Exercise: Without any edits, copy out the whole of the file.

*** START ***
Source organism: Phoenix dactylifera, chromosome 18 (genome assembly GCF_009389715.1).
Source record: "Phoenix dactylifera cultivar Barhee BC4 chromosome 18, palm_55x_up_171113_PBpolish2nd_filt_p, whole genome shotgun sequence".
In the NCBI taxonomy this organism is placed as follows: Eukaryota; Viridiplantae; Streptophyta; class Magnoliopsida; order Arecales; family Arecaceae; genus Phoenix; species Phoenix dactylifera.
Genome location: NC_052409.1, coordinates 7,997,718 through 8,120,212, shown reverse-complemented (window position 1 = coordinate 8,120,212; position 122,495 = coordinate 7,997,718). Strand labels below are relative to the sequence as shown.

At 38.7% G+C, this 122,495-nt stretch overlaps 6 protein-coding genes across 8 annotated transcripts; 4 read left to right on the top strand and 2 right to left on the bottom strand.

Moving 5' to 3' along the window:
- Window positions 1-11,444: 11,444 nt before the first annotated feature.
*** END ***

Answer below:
Source organism: Phoenix dactylifera, chromosome 18 (genome assembly GCF_009389715.1).
Source record: "Phoenix dactylifera cultivar Barhee BC4 chromosome 18, palm_55x_up_171113_PBpolish2nd_filt_p, whole genome shotgun sequence".
In the NCBI taxonomy this organism is placed as follows: Eukaryota; Viridiplantae; Streptophyta; class Magnoliopsida; order Arecales; family Arecaceae; genus Phoenix; species Phoenix dactylifera.
Genome location: NC_052409.1, coordinates 7,997,718 through 8,120,212, shown reverse-complemented (window position 1 = coordinate 8,120,212; position 122,495 = coordinate 7,997,718). Strand labels below are relative to the sequence as shown.

At 38.7% G+C, this 122,495-nt stretch overlaps 6 protein-coding genes across 8 annotated transcripts; 4 read left to right on the top strand and 2 right to left on the bottom strand.

Moving 5' to 3' along the window:
- Window positions 1-11,444: 11,444 nt before the first annotated feature.